A Comparison of Numerical Strengths
It is possible to construct an approximate picture of the relative strengths of the two armies at Richmond and Petersburg, using information available in several volumes of the Official Records. The table below summarizes what can be found there.
The Federal forces were almost entirely from two organizations, the Army of the Potomac (under Meade) and the Army of the James (under Butler and then Ord). At the end of the siege, when Sheridan returned from the Shenandoah Valley, his cavalry was usually considered as a separate command.
The Confederate forces were mostly from the Army of Northern Virginia, commanded by Robert E. Lee. There was also the Department of Richmond, commanded by Richard S. Ewell, and the Department of North Carolina and Southern Virginia, in which the Petersburg defense troops were placed.
Strength tables in the Official Records give several different numbers. There is the "aggregate present," the "aggregate present and absent," the "present for duty, equipped," and the "effective total present." Usually the last two categories are the most meaningful measure of the numerical strength that can be put into battle. Even this is an over-estimate, as all regiments would go into battle with some of their present-for-duty strength assigned elsewhere. The Confederates tended to be more efficient than the Yankees in this regard, so the figures reported here are 93% of the Confederate "present for duty, equipped" and 85% of the corresponding Federal figure. These multipliers are based on empirical evidence comparing the number of muskets actually taken into battle with formal strength returns.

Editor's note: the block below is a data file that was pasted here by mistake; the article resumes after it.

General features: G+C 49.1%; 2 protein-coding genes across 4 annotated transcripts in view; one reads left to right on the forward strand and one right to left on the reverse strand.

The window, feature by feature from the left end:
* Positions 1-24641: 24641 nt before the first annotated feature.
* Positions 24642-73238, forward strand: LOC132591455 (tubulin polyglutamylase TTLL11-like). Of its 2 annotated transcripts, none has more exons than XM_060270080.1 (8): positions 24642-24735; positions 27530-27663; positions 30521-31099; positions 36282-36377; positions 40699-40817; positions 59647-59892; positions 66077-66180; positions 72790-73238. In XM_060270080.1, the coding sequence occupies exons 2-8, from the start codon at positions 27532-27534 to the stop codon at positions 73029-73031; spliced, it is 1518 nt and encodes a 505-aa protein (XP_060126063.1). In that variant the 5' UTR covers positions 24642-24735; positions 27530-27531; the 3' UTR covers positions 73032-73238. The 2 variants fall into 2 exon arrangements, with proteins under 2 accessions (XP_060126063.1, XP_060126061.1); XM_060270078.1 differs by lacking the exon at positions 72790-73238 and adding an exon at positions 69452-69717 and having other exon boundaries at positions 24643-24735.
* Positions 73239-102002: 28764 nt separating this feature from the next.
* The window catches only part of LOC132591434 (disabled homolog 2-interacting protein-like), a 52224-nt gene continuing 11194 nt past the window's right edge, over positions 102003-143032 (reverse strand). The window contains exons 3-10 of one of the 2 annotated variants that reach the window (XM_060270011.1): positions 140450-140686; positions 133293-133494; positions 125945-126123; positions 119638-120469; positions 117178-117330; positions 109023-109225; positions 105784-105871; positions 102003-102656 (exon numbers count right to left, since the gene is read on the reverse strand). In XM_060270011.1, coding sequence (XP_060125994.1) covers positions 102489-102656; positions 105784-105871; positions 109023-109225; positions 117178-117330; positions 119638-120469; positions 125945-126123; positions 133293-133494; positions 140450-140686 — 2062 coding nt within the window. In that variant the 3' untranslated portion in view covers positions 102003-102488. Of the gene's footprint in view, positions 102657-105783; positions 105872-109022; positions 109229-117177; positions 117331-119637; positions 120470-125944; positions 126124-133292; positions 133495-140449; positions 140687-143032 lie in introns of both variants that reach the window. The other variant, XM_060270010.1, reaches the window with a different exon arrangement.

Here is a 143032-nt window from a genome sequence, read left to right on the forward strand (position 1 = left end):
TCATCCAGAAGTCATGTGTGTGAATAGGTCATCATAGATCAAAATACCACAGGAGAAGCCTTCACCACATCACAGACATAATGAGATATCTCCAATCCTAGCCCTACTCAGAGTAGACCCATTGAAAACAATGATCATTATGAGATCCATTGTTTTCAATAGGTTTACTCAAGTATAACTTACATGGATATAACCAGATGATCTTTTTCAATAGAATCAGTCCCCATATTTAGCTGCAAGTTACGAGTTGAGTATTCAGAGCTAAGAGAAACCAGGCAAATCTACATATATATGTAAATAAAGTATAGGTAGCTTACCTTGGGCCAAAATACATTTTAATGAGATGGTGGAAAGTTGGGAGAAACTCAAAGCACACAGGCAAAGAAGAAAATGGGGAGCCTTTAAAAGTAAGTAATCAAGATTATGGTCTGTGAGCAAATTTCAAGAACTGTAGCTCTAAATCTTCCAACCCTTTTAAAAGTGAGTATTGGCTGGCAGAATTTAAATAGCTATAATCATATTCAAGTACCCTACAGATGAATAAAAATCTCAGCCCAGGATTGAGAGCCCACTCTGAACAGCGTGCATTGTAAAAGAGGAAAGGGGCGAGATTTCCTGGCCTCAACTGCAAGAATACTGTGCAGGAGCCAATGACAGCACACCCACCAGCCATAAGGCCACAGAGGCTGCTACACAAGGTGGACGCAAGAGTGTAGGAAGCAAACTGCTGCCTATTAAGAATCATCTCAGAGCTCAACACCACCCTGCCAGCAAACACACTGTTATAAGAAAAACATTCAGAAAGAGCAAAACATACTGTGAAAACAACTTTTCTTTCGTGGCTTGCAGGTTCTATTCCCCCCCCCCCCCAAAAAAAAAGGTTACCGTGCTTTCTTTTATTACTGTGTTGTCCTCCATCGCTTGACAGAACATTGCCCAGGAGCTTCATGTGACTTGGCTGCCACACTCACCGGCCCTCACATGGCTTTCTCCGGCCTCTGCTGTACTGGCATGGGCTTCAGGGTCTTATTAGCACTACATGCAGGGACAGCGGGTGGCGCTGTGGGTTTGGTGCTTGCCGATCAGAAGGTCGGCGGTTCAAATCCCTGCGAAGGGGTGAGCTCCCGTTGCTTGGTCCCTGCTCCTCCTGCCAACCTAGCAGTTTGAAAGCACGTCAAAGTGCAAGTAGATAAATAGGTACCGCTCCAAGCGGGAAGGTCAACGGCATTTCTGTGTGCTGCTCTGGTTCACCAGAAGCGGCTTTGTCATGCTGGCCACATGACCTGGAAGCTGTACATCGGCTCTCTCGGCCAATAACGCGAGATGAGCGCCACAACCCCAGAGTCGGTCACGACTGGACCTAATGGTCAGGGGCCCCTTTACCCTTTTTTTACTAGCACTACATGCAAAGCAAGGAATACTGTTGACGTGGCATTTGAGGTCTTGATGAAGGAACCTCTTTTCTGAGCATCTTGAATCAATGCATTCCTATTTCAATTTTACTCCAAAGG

An additional complication is that separate commands often reported on different dates. When possible, the figures below are all based on "end-of-the-month" dates, but occasionally it was necessary to combine Confederate figures for early in the month with figures for the end of the month, simply because orderly, complete, data was not available. And, it should be said, no data at all was available for the Confederate forces at the end of March, 1865.
|June, 1864||96,076||55,350||1.74 - 1|
|July, 1864||89,049||57,528||1.55 - 1|
|August, 1864||51,142||48,501||1.05 - 1|
|September, 1864||71,504||45,563||1.57 - 1|
|October, 1864||77,302||54,651||1.41 - 1|
|November, 1864||81,922||58,287||1.41 - 1|
|December, 1864||95,131||59,171||1.61 - 1|
|January, 1865||100,429||45,829||2.19 - 1|
|February, 1865||106,286||47,197||2.25 - 1|
|Average||86,603||52,453||1.65 - 1|